Vail Law: Cohabitation agreements becoming more popular |

Vail Law: Cohabitation agreements becoming more popular

Rohn RobbinsVail, CO, Colorado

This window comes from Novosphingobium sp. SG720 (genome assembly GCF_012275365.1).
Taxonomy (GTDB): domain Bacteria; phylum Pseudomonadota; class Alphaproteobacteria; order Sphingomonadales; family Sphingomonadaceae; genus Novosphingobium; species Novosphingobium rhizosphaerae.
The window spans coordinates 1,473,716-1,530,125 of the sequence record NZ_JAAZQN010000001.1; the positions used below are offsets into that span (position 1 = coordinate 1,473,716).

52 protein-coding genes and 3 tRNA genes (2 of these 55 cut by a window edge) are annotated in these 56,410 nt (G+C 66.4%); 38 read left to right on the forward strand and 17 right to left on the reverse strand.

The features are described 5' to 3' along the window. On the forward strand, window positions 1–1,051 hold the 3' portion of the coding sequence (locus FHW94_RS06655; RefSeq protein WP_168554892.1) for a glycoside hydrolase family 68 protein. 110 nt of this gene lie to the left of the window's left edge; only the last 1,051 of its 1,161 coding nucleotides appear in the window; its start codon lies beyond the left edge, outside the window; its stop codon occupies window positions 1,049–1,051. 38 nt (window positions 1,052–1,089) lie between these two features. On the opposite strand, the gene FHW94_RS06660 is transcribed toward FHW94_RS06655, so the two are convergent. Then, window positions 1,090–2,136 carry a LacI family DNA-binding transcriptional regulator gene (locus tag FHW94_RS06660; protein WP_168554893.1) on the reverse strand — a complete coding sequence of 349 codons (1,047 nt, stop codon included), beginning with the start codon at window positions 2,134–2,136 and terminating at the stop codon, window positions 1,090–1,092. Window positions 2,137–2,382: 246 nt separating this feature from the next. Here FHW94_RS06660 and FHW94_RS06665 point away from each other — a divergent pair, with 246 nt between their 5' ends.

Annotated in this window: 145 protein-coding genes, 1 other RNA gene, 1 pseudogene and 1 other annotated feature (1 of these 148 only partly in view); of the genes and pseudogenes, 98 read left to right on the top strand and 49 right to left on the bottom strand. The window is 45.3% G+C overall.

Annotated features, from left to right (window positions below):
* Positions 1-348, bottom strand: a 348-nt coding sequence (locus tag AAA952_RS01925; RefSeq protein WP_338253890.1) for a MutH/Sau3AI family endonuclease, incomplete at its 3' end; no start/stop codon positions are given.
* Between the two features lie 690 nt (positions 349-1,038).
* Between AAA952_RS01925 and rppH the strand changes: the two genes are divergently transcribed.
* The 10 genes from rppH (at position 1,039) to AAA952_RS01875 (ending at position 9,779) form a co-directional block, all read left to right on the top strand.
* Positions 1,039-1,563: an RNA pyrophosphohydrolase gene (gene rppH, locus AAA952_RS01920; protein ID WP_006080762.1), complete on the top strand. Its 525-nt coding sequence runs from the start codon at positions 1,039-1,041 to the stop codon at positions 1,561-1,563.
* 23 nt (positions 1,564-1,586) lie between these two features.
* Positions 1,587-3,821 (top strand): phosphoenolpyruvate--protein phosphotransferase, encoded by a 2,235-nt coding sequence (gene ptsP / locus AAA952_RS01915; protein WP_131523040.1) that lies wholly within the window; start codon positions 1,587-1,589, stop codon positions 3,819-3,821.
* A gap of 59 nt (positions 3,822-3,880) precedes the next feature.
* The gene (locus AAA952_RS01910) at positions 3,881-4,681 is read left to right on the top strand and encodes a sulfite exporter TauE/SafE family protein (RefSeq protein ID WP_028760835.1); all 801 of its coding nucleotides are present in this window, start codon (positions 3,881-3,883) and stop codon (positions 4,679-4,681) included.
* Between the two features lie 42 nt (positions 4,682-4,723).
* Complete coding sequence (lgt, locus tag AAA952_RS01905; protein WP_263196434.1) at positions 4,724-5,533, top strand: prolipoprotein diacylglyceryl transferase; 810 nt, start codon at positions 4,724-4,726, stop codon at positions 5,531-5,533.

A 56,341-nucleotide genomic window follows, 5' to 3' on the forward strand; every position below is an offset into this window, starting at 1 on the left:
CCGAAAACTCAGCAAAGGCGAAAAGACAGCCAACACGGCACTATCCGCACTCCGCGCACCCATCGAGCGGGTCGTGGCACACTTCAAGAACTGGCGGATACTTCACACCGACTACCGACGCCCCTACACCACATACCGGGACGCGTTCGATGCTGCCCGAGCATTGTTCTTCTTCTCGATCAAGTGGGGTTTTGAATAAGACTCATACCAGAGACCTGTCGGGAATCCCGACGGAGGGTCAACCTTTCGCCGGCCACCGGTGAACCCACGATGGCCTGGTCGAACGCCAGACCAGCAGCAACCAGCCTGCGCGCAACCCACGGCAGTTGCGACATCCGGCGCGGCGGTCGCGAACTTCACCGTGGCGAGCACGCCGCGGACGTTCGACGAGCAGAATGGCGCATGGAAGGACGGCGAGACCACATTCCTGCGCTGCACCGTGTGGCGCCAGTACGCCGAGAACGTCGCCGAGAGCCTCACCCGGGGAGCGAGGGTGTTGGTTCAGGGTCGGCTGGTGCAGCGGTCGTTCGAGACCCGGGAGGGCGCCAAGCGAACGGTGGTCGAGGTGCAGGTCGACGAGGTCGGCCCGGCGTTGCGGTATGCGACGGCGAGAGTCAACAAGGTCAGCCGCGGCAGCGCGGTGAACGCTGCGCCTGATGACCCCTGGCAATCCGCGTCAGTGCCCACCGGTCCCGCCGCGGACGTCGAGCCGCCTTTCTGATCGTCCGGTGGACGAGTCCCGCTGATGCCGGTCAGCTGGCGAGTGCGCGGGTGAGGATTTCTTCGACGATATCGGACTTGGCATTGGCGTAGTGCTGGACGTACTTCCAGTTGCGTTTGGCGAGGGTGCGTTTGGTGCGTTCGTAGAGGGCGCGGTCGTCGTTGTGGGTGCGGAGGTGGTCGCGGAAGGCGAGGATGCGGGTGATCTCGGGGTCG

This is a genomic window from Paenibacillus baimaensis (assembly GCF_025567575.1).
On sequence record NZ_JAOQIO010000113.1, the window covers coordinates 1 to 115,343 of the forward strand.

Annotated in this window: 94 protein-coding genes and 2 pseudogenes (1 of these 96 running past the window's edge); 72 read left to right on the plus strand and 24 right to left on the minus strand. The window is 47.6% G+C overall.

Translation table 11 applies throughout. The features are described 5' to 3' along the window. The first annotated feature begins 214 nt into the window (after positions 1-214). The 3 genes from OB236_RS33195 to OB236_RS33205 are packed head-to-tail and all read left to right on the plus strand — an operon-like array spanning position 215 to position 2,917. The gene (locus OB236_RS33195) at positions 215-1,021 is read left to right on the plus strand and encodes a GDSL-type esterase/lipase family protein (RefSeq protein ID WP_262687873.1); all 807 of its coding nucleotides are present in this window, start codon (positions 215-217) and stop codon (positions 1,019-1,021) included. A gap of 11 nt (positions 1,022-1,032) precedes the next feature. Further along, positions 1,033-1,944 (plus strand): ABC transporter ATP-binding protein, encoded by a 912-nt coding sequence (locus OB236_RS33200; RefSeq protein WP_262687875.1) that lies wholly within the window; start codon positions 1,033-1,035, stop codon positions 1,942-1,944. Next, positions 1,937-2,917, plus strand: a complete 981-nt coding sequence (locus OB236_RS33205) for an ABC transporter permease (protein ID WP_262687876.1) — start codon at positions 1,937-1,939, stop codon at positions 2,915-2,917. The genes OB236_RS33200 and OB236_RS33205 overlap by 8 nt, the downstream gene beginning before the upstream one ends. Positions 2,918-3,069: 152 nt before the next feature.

Cohabitation agreements are becoming more commonAgreements between couples seem to be more common in these economic times========Use Vail Law bug===========Cohabitation agreements are contracts for living together in un-wedded bliss. Rules of the road on the path to non-matrimonial harmony, if you will. They seem more common in uncertain economic times.Cohabitation is, simply, the state of living together, presumably romantically, absent the benefit of marriage. But why have co-habitation agreements? Wasn’t part of the reason you were living together in the first place to avoid legal entanglements? But this is America, the land of lawsuits. And this is Colorado which, if you didn’t know already, is a “common law” marriage state.Benefits of marriageFirst, though, a look at the benefits of marriage. Preeminent among the benefits (from a strictly legal point of view) is heirship, the right to succeed to the fortunes of your beloved once he or she has gone on to his just reward. Of course, one can ordinarily leave one’s fortune to anyone he or she pleases – even the family goldfish – but since few people bother to draft a will, normally, only those parties related in blood, and law, can inherit the estate of a deceased if no will exists. So, if you’re not married and your beloved didn’t draft a will and expressly include you in it, you don’t get squat. If you’re married and your beloved died without a will, you get whatever meager fortune he or she amassed.There are other benefits. If married, you get to act for one another as each other’s agent in all sorts of business affairs. Each of you is magically invested with certain authority to bind the other to all sorts of complicated obligations. This implied agency can, in point of fact, invest each of you with a whole panoply of powers and, yes, benefits. It could also get you in debt up to your ears without your knowledge or consent.Other benefits include insurance benefits, tax benefits, and, here in Happy Valley, even discounted ski passes if you work for the right folks. There is, too, the grinning approval of your in-laws who, if you were simply co-habitating, might not include you in the family Thanksgiving feast.Common-law loveWhat matters, too, is that Colorado is, as I said before, a common-law marriage state. What this means is that you can become married to your beloved without a ceremony of any sort. You don’t need a preacher, or even a judge, to lock you into wedlock. All you lovebirds need to do to become husband and wife is to “hold yourselves out to be married.” Let me give an example or two. For instance, if you tell all your friends “you just don’t believe in churchy stuff, the two of you are the same as married.” In you have just revoked your bachelorhood. In another scenario, if you apply to your employer for a spousal ski pass, representing yourself to your employer and the world as a married couple. Congratulations, welcome to marriage. There is no magic formula in Colorado as to when a common law marriage has come into being. Common law marriage is not defined in this state as a fixed period of time of co-habitation. In Colorado, the test is the “present intent” of the parties, as evidenced by their conduct and general repute. If you thought you were married and if you acted as if you were married, if everybody thought you were married, if you said you were married – you are married, regardless of how long you have lived together. Yikes!Agreeing to cohabitateSo, moving on to cohabitation agreements… First, if you don’t want to be married, ceremonially or otherwise, a cohabitation agreement can recite that. The phrase in the co-habitation agreement would be worded something like this: “We are not married! We don’t want to be married! Even if we act like we’re married, say we’re married, or people think we’re married, we are not married, don’t want to be married, and we really, really, really mean it!”What else a co-habitation agreement can accomplish is to provide a blueprint to handle breakups and avoid lawsuits. If everything is laid out beforehand (and a co-habitation agreement can be as detailed as you like, even to the point of spelling out who takes out the trash and who pays the gas bill), then there should be no disputes if something goes awry.Cohabitation agreements may also act as devices to insure that what is yours remains yours and what is your significant other’s remains the other’s. Such agreements may also act to insure that your intended heirs have free and unfettered access to succeed to your estate when you (hopefully long into the throes of old age) at last demise.In this litigious world of ours a carefully crafted cohabitation agreement may provide a useful tool to have at least one less thing keep you awake at night.Rohn K. Robbins is an attorney licensed before the Bars of Colorado and California who practices in the Vail Valley. His practice areas include: business & commercial transactions, real estate and development, homeowner’s associations, family law and divorce and civil litigation. He is a former adjunct professor of law and may be heard on Wednesday nights at 7 p.m. on KZYR radio (97.7 FM) as host of “Community Focus.” Robbins may be reached at 970-926-4461 or

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